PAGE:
Hockey might be the streakiest of all the major professional sports, a mystery exemplified no better than by the Minnesota Wild this season.
One month ago, they were a self-defeating mess summed up succinctly at the time by All-Star defenseman Ryan Suter: "I don't know what the heck is going on. Every day's a bad day."
Buoyed by the acquisition of goalie Devan Dubnyk, the Wild have now gone 9-1-2 in their last 12 games to zoom back into contention for the playoffs. Their record was third-worst in the Western Conference on Jan. 14, with a 2-8-4 mark in their previous 14 games, the day they traded for Dubnyk. Now they're in ninth place, one spot out.
The contrast in confidence cannot be overstated.
"You learn to win in every different kind of way and every different kind of situation," Dubnyk said after a 2-1 win over Florida on Thursday. "We've been doing that through this run here, and it just makes you feel like going into every game like you can win every game. That's a fun way to play hockey. That's a really nice feeling, and we're going to hold onto it and keep working to keep that feeling."
So what's the difference with this team that advanced to the second round last spring and returned with the experience, talent and potential to make another run?
Well, Dubnyk has been nothing but brilliant, starting all 12 games in the net since his arrival in a trade with Arizona and allowing only 17 goals. The old NHL adage about a hot goalie being a team's best asset has never been truer here.
Dubnyk has deftly controlled rebounds and played loose pucks, while freezing them at the right times to give the thriving penalty kill unit a rest. In eight games since the All-Star break, covering 22 power plays by their opponents, the Wild have not allowed a goal while playing short-handed. The penalty killers and the net-minder have been playing off of each other.
"I think the further we go in the season, the 5-on-5 is going to get tougher and tougher," captain Mikko Koivu said. "Teams are tight. Teams know how to play their systems, so special teams are huge."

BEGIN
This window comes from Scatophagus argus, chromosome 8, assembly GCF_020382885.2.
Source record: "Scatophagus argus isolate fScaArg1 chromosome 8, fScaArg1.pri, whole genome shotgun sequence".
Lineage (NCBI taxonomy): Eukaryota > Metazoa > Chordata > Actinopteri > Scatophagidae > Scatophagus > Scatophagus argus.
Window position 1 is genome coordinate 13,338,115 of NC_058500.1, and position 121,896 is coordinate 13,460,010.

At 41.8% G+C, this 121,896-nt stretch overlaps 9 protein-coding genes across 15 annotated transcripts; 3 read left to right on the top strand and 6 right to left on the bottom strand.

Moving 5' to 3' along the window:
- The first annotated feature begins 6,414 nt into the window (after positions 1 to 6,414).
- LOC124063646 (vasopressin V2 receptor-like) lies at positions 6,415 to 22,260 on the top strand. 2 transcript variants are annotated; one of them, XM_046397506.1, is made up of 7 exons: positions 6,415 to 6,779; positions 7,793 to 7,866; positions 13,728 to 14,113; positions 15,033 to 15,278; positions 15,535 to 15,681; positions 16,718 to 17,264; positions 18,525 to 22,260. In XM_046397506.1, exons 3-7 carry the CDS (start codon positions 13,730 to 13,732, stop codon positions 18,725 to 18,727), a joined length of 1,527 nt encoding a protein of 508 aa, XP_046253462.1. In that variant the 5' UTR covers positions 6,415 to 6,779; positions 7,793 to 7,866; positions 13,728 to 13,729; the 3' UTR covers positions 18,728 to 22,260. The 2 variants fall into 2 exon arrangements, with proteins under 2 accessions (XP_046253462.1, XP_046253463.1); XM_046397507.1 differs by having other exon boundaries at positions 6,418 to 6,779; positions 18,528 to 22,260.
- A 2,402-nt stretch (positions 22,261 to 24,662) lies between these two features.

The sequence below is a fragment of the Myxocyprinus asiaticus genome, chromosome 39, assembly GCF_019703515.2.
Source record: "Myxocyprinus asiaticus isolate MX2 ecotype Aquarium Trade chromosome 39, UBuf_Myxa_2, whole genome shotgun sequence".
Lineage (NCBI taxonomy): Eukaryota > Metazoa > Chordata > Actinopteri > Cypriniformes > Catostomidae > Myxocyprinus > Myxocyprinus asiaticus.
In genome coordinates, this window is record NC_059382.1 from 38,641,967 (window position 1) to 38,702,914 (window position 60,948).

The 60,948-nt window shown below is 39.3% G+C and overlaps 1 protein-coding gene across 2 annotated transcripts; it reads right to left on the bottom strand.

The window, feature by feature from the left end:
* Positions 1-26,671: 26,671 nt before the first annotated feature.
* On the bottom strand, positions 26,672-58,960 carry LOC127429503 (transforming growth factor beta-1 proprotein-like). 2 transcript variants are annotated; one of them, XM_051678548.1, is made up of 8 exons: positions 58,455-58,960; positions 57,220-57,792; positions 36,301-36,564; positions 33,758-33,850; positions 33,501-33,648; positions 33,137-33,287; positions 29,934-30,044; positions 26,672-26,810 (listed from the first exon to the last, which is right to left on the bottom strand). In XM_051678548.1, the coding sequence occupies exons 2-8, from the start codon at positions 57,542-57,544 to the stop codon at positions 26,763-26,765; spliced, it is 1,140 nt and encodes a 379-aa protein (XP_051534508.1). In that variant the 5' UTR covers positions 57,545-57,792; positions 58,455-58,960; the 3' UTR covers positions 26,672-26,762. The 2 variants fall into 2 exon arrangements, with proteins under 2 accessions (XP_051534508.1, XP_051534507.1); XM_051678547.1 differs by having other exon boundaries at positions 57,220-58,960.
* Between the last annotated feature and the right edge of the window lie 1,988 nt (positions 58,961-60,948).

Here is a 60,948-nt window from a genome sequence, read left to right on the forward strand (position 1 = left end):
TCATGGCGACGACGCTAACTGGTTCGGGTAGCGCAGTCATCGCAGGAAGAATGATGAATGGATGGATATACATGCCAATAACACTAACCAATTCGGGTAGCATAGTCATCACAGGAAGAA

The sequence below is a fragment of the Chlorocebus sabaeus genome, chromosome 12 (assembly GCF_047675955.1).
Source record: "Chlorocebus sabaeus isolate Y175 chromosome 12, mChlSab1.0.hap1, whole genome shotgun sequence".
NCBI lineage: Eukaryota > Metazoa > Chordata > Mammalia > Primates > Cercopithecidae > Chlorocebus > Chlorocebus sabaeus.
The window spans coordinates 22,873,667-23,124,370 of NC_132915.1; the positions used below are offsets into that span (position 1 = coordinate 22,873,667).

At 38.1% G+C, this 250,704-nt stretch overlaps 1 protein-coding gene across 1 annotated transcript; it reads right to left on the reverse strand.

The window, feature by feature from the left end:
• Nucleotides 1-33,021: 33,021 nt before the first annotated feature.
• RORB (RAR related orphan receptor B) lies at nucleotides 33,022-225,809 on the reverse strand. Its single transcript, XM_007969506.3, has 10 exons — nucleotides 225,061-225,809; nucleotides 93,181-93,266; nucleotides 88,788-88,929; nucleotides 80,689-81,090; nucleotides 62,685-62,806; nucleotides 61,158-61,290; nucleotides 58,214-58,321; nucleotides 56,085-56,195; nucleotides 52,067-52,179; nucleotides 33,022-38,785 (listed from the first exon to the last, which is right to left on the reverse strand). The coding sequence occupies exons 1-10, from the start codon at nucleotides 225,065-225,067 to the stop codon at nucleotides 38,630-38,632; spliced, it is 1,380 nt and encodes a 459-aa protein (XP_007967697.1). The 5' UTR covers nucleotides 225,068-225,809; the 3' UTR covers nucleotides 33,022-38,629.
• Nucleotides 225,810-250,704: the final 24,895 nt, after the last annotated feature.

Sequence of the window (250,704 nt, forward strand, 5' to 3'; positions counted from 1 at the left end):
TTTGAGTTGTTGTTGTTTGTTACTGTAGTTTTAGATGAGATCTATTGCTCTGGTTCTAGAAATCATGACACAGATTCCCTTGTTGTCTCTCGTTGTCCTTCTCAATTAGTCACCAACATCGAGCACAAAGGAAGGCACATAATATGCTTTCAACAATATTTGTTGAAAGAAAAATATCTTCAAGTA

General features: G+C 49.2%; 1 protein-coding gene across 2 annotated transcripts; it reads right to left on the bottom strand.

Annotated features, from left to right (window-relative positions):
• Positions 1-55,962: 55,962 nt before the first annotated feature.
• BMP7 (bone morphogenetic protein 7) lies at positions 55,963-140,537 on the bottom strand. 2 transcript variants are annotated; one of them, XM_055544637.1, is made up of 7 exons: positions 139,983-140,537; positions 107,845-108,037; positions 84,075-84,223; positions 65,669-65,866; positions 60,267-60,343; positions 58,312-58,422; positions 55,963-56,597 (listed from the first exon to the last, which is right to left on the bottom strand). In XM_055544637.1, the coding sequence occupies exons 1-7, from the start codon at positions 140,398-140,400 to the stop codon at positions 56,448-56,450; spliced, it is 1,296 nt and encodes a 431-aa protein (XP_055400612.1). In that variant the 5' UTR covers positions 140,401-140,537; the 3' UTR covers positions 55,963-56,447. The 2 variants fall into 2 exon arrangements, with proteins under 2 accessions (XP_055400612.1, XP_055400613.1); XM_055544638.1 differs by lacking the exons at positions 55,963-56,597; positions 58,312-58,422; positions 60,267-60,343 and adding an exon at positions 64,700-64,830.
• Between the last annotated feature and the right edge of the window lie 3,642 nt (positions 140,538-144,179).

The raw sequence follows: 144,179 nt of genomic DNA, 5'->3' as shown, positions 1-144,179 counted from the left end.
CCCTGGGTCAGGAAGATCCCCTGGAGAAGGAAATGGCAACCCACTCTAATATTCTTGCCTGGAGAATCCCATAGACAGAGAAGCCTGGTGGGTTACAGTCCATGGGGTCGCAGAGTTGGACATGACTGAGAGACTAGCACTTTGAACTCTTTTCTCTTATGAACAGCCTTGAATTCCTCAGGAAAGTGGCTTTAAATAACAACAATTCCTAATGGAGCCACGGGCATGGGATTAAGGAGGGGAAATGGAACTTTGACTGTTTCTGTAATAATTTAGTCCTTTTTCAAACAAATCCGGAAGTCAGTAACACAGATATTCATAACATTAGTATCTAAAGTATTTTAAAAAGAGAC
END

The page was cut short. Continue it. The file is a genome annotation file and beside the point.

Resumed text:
The power play group, while ranked 26th in the league at a scoring rate of a mere 16.1 percent, has been sharper lately, too. With depth on the wings depleted by long-term injuries to Jason Zucker, Matt Cooke and Ryan Carter, the Koivu-centered first line of Zach Parise and Jason Pominville has found a rhythm at a critical time.
"I think it's going to be a collective effort. I don't think it's going to be one or two guys that are going to come in and make a difference," said Pominville, who scored in each of the last three games. "Everyone is going to have to step up and play bigger roles."
For all the strides they've made, the Wild are staring at a daunting final stretch.
They're a mere two points out of the second wild card slot, but with 28 games to go there's a long time left to maintain this rhythm. There are teams right behind them, including defending Stanley Cup champion Los Angeles, to fend off as well as those in front of them to catch.
Coach Mike Yeo, ever the cautionary authority, has been trying to pump the brakes on the excitement while still complimenting the effort.
"Obviously you want to be confident and you want to have the attitude when you ... believe that if you play the game the right way then you'll get rewarded," Yeo said, "but if you start going over the line a little bit, there's a difference between confident and cocky. We have to make sure we stay confident."